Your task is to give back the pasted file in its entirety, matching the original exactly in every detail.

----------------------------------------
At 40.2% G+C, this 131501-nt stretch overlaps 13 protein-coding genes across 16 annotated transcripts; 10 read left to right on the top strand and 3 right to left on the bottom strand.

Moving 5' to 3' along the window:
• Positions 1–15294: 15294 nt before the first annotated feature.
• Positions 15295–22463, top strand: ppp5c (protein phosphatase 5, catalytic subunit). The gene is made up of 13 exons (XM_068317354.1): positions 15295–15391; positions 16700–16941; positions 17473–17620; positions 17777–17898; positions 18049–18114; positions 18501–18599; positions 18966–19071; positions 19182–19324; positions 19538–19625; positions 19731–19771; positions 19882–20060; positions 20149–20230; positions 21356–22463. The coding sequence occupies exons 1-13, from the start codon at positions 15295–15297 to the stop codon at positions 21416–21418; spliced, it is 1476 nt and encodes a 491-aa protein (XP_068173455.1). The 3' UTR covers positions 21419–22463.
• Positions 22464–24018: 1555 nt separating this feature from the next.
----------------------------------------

At 40.2% G+C, this 131501-nt stretch overlaps 13 protein-coding genes across 16 annotated transcripts; 10 read left to right on the top strand and 3 right to left on the bottom strand.

Moving 5' to 3' along the window:
• Positions 1–15294: 15294 nt before the first annotated feature.
• Positions 15295–22463, top strand: ppp5c (protein phosphatase 5, catalytic subunit). The gene is made up of 13 exons (XM_068317354.1): positions 15295–15391; positions 16700–16941; positions 17473–17620; positions 17777–17898; positions 18049–18114; positions 18501–18599; positions 18966–19071; positions 19182–19324; positions 19538–19625; positions 19731–19771; positions 19882–20060; positions 20149–20230; positions 21356–22463. The coding sequence occupies exons 1-13, from the start codon at positions 15295–15297 to the stop codon at positions 21416–21418; spliced, it is 1476 nt and encodes a 491-aa protein (XP_068173455.1). The 3' UTR covers positions 21419–22463.
• Positions 22464–24018: 1555 nt separating this feature from the next.